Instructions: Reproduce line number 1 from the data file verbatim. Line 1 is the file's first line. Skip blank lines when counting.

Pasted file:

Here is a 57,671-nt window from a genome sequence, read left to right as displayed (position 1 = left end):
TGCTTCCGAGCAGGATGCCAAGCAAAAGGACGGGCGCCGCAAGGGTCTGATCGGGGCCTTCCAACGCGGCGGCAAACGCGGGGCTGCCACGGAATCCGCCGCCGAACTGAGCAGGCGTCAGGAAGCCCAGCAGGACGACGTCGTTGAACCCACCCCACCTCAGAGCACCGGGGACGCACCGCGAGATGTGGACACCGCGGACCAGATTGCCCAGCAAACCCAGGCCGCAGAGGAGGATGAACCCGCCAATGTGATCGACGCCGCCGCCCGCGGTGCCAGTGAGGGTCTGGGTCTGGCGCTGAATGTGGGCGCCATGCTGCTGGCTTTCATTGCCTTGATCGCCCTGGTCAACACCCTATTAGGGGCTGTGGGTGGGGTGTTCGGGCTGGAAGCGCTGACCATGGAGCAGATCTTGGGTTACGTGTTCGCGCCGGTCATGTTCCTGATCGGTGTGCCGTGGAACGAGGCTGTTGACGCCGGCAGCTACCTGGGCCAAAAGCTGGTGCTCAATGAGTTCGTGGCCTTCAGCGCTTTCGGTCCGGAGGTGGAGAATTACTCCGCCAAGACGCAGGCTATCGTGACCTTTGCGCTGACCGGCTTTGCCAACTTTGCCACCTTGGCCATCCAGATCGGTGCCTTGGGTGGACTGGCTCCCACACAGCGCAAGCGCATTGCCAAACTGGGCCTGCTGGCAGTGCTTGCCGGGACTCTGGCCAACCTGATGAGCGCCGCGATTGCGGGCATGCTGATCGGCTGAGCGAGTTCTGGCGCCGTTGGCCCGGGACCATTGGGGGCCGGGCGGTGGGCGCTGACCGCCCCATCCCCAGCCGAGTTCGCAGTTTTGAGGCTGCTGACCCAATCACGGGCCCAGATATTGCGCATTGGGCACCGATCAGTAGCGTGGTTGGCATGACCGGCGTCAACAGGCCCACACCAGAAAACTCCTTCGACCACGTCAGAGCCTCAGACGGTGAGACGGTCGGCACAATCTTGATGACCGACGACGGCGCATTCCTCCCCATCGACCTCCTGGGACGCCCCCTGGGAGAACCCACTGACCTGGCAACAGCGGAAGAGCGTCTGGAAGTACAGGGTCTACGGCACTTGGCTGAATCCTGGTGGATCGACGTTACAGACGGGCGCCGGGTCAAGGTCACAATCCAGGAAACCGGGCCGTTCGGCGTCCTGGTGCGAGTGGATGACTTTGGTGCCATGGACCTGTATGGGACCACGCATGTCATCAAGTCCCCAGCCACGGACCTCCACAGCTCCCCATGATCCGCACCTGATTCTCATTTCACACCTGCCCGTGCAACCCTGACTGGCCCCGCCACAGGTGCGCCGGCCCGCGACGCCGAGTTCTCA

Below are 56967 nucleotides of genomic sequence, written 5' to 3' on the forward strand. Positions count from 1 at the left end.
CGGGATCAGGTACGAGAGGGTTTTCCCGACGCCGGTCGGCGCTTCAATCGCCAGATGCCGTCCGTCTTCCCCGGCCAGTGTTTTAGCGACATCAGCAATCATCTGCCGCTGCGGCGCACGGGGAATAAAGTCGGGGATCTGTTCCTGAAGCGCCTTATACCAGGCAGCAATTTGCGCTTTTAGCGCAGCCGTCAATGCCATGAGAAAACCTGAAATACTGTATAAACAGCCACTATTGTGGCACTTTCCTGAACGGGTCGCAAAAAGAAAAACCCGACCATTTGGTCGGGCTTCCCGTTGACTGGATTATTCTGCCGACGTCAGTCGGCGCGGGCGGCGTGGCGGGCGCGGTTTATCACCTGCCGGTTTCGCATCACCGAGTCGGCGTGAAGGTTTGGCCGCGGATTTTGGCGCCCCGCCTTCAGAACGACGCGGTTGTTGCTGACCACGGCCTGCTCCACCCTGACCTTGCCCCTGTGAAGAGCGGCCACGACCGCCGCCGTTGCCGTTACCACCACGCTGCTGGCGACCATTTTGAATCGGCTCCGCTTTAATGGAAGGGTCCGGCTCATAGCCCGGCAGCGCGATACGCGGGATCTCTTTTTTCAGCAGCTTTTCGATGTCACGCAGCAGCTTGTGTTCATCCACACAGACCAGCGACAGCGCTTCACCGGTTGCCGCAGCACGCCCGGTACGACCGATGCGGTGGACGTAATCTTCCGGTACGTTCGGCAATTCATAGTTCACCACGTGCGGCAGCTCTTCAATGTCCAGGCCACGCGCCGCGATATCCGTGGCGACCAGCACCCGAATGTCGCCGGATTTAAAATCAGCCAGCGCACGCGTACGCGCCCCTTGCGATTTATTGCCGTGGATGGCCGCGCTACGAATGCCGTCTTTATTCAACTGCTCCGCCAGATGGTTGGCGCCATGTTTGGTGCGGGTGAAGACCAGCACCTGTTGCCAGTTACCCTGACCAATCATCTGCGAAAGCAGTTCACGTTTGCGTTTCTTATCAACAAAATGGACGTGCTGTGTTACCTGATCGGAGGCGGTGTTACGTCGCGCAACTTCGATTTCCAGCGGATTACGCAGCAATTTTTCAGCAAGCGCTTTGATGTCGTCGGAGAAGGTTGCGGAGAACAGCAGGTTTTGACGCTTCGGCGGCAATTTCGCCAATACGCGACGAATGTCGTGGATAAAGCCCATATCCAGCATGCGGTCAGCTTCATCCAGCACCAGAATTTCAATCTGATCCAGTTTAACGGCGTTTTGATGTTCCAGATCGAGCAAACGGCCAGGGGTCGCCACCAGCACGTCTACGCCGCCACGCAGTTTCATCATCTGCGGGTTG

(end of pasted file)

Here is a 57,671-nt window from a genome sequence, read left to right as displayed (position 1 = left end):